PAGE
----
Asslee demands that Mac be put back on the phone. She says she can't believe that Mac won't date Pam because she wet her pants in first grade. Mac asks who would be able to forget something like that. Um…everyone? I mean, shit, I have a photographic memory and I can't remember embarrassing things my classmates did in first grade. ["In my hometown, that kid was still trying to live it down when we were all in high school. He was a varsity football player by that time; didn't matter. Then again, my hometown is only slightly less pathetic than Glenoak in a lot of ways." -- Sars] Asslee says she also can't believe that all of Pam's classmates have been making fun of her for wetting her pants for the last ten years. Again, I have a pretty hard time believing that as well. Brenda Hampton needs to, like, go out in society once in a while and see how real human beings interact with each other, and not just keep guessing at it. Then we won't have bizarre plotlines like this. Mac grins and says that they nicknamed her "Pampers." That's kind of funny, actually. Asslee tells Mac that he's "despicable," except that she says it while holding the phone underneath her chin so he probably didn't hear her.
Asslee's dad runs in the room and asks what all the "shouting" is about, even though there was no actual shouting. Maybe there was supposed to be shouting, but Ashlee Simpson decided to play this scene, as she does all her other scenes, with her squeaky whisper-voice. Asslee tells Mac that she's going to "make [him] go out with Pampers." "Pampers!" Asslee's dad says, lifting his head up. I don't know why, but that cracked me up for like ten minutes. I think I'm going to start snapping to attention and saying "Pampers!" for no discernible reason, just like Asslee's dad. Martin tells Mac that Asslee is "funny when she's angry. And crazy. Mostly crazy, so watch out." I think Martin has Asslee confused with Annie, although maybe not, since all women on 7th Heaven are crazy to some extent. That's why they need men! Mac tells Asslee that she can't make him go out with Pam. Asslee turns to her dad and orders him to go to the CamPound and "beat this guy up for [me]," then hangs up on Mac. I did something like that once, too, although I was eight at the time and learned my lesson right quick when the kid I said it to's dad came marching over to my house and started punching my father in the face. Then my mom called the police (thankfully, she wasn't absorbed in one of her tabloids at the time!) and the fight ended, but I was still traumatized for life. And now you probably all think that my family is insane. Well, only my mother is, but that's because she's a woman. See, I really do pay attention to Brenda Hampton's messages after all! Anyway, don't ever tell someone that your dad is going to beat them up. That's my lesson to you.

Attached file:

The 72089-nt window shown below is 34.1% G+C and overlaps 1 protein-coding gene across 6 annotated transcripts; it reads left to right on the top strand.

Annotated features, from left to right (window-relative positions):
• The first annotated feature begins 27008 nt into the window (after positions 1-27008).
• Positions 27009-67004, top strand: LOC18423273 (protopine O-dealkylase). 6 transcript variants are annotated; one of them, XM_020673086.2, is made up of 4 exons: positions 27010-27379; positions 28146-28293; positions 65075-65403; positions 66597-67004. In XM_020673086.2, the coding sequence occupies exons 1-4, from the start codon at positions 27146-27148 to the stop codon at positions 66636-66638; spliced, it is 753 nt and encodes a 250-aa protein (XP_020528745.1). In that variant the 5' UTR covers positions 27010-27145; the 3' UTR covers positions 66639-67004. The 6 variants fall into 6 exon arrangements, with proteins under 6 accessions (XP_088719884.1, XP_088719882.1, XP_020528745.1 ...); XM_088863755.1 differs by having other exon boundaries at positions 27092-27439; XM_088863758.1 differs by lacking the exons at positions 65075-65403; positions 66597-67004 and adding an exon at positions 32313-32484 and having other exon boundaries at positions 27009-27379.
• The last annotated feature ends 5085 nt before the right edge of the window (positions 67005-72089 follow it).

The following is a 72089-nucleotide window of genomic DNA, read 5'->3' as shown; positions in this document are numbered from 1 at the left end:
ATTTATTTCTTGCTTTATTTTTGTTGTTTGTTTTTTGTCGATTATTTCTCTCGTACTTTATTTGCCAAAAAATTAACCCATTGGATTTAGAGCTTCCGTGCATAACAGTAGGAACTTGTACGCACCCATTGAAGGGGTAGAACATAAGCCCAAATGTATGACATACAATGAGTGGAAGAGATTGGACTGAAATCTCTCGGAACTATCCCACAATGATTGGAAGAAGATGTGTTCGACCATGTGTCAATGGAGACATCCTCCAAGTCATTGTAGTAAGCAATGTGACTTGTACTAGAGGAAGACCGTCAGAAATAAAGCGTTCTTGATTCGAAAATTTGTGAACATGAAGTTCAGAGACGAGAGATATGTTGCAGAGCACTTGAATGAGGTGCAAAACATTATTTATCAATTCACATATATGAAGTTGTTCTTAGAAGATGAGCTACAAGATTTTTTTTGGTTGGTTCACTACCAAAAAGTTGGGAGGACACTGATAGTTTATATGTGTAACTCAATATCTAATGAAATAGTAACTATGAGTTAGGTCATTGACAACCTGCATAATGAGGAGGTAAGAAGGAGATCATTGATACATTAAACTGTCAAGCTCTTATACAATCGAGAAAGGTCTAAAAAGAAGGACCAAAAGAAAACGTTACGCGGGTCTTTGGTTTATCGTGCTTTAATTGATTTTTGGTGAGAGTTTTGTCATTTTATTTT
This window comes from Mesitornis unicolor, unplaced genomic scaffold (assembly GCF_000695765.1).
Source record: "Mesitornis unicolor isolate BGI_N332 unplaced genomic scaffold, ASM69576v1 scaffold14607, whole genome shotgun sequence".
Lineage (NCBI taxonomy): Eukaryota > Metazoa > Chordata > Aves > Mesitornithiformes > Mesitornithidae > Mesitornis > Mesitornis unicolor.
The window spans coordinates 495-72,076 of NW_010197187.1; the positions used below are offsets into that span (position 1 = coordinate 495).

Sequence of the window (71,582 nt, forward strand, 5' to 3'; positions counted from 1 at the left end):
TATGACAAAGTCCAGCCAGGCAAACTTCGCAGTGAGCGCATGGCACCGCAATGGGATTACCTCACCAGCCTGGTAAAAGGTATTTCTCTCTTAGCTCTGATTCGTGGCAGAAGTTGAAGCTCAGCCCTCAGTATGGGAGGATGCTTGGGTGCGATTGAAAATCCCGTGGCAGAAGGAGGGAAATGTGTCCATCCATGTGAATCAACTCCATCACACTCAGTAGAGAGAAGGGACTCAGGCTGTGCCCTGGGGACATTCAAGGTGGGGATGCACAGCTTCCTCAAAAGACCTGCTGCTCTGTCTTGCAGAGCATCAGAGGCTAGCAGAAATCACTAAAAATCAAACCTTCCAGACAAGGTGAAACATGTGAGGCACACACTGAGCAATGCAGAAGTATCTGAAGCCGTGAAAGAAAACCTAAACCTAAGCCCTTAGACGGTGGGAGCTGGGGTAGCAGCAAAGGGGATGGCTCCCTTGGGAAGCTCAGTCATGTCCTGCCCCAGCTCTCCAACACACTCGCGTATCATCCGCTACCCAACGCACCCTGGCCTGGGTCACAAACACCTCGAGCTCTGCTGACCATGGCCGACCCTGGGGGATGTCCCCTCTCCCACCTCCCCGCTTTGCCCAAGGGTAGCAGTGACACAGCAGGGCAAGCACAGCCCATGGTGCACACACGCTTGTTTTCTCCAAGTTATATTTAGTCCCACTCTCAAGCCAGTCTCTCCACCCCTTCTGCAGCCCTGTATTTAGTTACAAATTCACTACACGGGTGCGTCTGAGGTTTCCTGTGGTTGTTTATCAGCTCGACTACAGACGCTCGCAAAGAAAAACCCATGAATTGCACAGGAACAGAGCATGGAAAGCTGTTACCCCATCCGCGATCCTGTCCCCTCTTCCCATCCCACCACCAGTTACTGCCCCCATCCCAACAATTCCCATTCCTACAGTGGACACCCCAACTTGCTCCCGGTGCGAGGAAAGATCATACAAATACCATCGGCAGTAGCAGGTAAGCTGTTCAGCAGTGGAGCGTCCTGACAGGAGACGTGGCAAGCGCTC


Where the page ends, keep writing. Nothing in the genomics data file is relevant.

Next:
Asslee tells her dad of The Sad Tale of Pampers's Lament. Her dad thanks her for believing that he could beat up a sixteen-year-old baseball player, but he'll stick with lecturing him instead. How about you stick with minding your business, Asslee's dad? Or maybe you can stick with working on General Hospital, where your storylines were less ridiculous and your acting was much better.